Monthly Archives: June, 2020
Consider your household to be a little “school of discipleship.” As our days turn towards the long green growing-in-faith season of Ordinary Time and summer, consider how you can connect to God, one another, church, and community through this playlist of activities organized around Westminster’s (and Micah’s) invitation to “Do Justice – Love Kindness – and Walk Humbly with our God.”
WALK Humbly | Exploring who we are as God’s beloved children
The Flat Jesus Project: This summer, more than ever, we need reminders that Jesus is with us wherever we are, whether we are apart or together. Flat Jesus is inspired by “Flat Stanley,” a fun project that lets the community know where you (and Jesus) are going, what you’re doing, and what is inspiring you! Download complete instructions attached and email Marietta Wynands or post your pics on the Families of WPC Durham Facebook group!
DO Justice | Learning about and engaging with our neighbors
Let’s Read about Race Together: Join Marietta in reading some books with our children that help us have challenging conversations about race, how we got here, and steps we can take.
For Younger Children (ages 4 – 8): A Story Time Zoom Event, July 8 at 12:00 noon: Something Happened in Our Town follows two families — one Black, one White — as they discuss a police shooting of a Black man in their community. The story aims to answer children’s questions about such traumatic events, and to help children identify and counter racial injustice in their own lives. This book is unavailable at present, Marietta will share the screen so the children can view an animated reading of the book.
For Older Elementary or Younger Middle School – Two Book Suggestions: These selections help us better understand our history. Let Marietta know if your family is taking up the challenge! We’ll schedule a Zoom gathering that’s convenient for the group.
Leon’s Story, by Leon Walter Tillage. This book was brought to our attention by Amy Stanfield. She writes that this book is about “Leon, a boy growing up in rural Wake County (near Fuquay) in the 1950s. There is lots of violence and death in the book yet it still makes for a great middle elementary age read. I wish this book and ones like it were required reading for North Carolina history/social studies. I shudder to think how many more stories like Leon’s are out there, not told.” We agree with Amy. Please read this book ahead of your child, or at least alongside, so that you can be ready for questions and conversations. Amy has purchased two books for WPC. Let me know if you’d like to borrow one, or you can order it here.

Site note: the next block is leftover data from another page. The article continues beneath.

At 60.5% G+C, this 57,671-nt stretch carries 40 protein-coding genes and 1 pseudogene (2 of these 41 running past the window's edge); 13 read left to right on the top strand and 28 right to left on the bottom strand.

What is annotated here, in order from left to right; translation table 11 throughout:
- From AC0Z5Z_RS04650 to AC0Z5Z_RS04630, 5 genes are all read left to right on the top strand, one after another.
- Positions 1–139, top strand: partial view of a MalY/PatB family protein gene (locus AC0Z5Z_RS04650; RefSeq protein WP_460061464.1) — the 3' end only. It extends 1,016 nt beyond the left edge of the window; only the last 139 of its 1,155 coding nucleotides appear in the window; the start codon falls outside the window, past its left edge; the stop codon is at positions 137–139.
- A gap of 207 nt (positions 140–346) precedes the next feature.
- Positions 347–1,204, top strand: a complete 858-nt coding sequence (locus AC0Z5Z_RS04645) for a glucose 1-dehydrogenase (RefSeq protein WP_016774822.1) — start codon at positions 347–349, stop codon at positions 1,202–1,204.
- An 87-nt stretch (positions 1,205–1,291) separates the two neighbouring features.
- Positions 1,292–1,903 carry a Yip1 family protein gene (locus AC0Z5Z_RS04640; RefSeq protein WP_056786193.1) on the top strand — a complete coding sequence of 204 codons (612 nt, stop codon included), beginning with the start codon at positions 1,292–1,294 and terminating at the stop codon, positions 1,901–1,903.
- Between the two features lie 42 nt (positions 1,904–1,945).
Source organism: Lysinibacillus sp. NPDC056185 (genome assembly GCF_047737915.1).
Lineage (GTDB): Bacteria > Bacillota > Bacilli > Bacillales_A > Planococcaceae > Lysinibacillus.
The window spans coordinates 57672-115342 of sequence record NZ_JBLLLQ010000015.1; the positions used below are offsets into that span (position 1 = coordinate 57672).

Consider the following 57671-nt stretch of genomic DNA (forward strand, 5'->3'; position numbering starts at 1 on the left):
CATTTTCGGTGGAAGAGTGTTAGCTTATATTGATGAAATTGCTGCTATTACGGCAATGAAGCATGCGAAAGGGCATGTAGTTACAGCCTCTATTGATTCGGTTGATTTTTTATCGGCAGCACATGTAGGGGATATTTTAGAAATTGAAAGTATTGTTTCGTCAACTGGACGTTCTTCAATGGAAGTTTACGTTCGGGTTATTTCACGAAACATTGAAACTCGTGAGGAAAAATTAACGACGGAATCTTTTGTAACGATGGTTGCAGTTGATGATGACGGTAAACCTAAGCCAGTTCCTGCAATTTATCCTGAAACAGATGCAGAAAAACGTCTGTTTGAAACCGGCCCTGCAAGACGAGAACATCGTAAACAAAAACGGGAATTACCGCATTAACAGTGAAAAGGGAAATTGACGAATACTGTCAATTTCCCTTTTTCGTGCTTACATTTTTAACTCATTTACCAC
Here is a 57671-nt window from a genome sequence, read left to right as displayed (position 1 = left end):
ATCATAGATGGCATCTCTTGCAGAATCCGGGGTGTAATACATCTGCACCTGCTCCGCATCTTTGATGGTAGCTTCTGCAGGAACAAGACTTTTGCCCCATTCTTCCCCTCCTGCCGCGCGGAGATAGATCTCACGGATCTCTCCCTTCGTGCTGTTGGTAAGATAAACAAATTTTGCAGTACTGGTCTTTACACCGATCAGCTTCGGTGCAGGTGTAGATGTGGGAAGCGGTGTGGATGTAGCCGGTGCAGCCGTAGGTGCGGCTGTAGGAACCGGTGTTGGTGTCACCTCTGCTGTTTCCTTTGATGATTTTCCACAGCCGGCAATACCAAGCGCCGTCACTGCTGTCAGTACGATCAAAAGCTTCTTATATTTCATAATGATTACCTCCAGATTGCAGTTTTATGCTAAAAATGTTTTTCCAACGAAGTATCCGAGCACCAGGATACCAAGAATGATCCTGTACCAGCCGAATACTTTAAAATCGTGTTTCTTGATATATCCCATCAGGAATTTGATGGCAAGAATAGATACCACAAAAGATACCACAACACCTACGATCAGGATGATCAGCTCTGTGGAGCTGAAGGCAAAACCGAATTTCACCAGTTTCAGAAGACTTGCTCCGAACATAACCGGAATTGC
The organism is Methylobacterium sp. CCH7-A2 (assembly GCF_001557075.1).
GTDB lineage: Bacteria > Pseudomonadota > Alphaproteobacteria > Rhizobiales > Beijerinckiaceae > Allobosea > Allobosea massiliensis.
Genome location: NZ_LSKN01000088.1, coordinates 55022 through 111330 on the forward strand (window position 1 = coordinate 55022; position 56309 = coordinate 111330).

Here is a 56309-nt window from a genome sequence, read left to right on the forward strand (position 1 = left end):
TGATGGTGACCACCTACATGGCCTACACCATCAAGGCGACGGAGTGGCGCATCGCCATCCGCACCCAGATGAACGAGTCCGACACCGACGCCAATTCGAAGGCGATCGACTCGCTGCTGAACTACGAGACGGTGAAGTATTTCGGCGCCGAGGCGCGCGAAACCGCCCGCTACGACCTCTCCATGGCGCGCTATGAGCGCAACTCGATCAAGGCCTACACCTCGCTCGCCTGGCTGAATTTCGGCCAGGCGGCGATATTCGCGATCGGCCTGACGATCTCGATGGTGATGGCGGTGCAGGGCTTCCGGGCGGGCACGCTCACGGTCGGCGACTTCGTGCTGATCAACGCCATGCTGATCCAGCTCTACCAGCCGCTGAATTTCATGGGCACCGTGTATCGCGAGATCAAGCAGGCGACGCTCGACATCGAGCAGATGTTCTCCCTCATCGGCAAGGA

January’s Sparrow, by Patricia Pollaco. This book is set further back in time, telling the true story of the horrors and occasional happiness of slave families just before emancipation. Like Leon’s Story, this is a difficult but engrossing, suspenseful story about the Crosswhites, including young Sadie, who flee the Kentucky plantation they work on. This book is available, used or new at Amazon and other retailers.
LOVE Kindness | Deepening connections to church, community, and God
Taking Faith Home – download and print for a week of activities around Sunday’s lectionary passages! Contact Marietta to receive the latest issue.
Choose a Book or Toy Together and Donate to Families Moving Forward
Rachel Taylor, the Children’s Services coordinator at Families Moving Forward, says that children’s foam puffy books with pop-out parts are popular and always needed. They have a wishlist on Amazon, which you can access here.
Great Resources for Anti-Racism Curated for You
Excellent Reading-About-Racism Storytime Videos
Christian Educator Donna Chase, the DCE at First Presbyterian in Greensboro, is doing a summer reading series for children and families on talking about race. We recommend Donna’s fantastic series, which includes excellent recommendations for parents to do their own work: https://www.fpcgreensboro.org/
Donna Chase reads The Youngest Marcher by Audrey Faye Hendricks. Parents, Donna recommends Raising White Kids: Bringing Up Children in A Racially Unjust America by Jennifer Harvey. Rev. Harvey is a professor of religion at Drake University. Here is an interview with the author and “How to not raise a racist white kid,” column by the author.
Donna Chase reads Let’s Talk about Race by Julius Lester. For parents, grandparents, and others who care about children, Donna recommends reading So You Want to Talk About Race by parent and best-selling author Ijeoma Oluo. Watch the author’s 8-minute video, “On Talking about Race and Racism.” Here is an interview with her from ParentMap.
Beyond the Golden Rule booklet, an excellent all-ages resource